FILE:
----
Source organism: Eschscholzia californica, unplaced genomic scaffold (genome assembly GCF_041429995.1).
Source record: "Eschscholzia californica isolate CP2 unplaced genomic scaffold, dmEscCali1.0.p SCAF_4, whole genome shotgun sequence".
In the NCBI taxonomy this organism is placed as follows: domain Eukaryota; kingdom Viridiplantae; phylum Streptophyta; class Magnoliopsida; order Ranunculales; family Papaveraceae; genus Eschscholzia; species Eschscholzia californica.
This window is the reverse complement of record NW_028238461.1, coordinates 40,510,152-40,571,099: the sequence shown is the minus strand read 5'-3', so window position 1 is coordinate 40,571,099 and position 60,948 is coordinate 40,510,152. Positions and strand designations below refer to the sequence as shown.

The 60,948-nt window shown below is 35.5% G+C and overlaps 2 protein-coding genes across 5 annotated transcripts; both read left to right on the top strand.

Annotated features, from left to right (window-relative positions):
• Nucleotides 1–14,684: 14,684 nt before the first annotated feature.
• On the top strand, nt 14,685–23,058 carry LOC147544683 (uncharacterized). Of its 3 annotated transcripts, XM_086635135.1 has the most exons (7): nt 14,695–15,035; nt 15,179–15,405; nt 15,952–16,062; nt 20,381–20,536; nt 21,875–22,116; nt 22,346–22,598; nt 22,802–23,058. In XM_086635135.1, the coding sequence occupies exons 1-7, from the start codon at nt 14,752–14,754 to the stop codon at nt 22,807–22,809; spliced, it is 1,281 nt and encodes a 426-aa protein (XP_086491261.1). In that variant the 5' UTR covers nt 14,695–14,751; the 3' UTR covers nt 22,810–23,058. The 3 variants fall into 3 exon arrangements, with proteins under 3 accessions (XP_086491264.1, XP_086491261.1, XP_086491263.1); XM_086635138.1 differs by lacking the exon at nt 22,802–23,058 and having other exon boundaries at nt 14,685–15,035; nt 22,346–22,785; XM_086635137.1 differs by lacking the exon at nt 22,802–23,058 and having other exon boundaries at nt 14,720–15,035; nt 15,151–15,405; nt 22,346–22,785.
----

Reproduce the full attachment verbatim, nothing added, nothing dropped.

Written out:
Source organism: Eschscholzia californica, unplaced genomic scaffold (genome assembly GCF_041429995.1).
Source record: "Eschscholzia californica isolate CP2 unplaced genomic scaffold, dmEscCali1.0.p SCAF_4, whole genome shotgun sequence".
In the NCBI taxonomy this organism is placed as follows: domain Eukaryota; kingdom Viridiplantae; phylum Streptophyta; class Magnoliopsida; order Ranunculales; family Papaveraceae; genus Eschscholzia; species Eschscholzia californica.
This window is the reverse complement of record NW_028238461.1, coordinates 40,510,152-40,571,099: the sequence shown is the minus strand read 5'-3', so window position 1 is coordinate 40,571,099 and position 60,948 is coordinate 40,510,152. Positions and strand designations below refer to the sequence as shown.

The 60,948-nt window shown below is 35.5% G+C and overlaps 2 protein-coding genes across 5 annotated transcripts; both read left to right on the top strand.

Annotated features, from left to right (window-relative positions):
• Nucleotides 1–14,684: 14,684 nt before the first annotated feature.
• On the top strand, nt 14,685–23,058 carry LOC147544683 (uncharacterized). Of its 3 annotated transcripts, XM_086635135.1 has the most exons (7): nt 14,695–15,035; nt 15,179–15,405; nt 15,952–16,062; nt 20,381–20,536; nt 21,875–22,116; nt 22,346–22,598; nt 22,802–23,058. In XM_086635135.1, the coding sequence occupies exons 1-7, from the start codon at nt 14,752–14,754 to the stop codon at nt 22,807–22,809; spliced, it is 1,281 nt and encodes a 426-aa protein (XP_086491261.1). In that variant the 5' UTR covers nt 14,695–14,751; the 3' UTR covers nt 22,810–23,058. The 3 variants fall into 3 exon arrangements, with proteins under 3 accessions (XP_086491264.1, XP_086491261.1, XP_086491263.1); XM_086635138.1 differs by lacking the exon at nt 22,802–23,058 and having other exon boundaries at nt 14,685–15,035; nt 22,346–22,785; XM_086635137.1 differs by lacking the exon at nt 22,802–23,058 and having other exon boundaries at nt 14,720–15,035; nt 15,151–15,405; nt 22,346–22,785.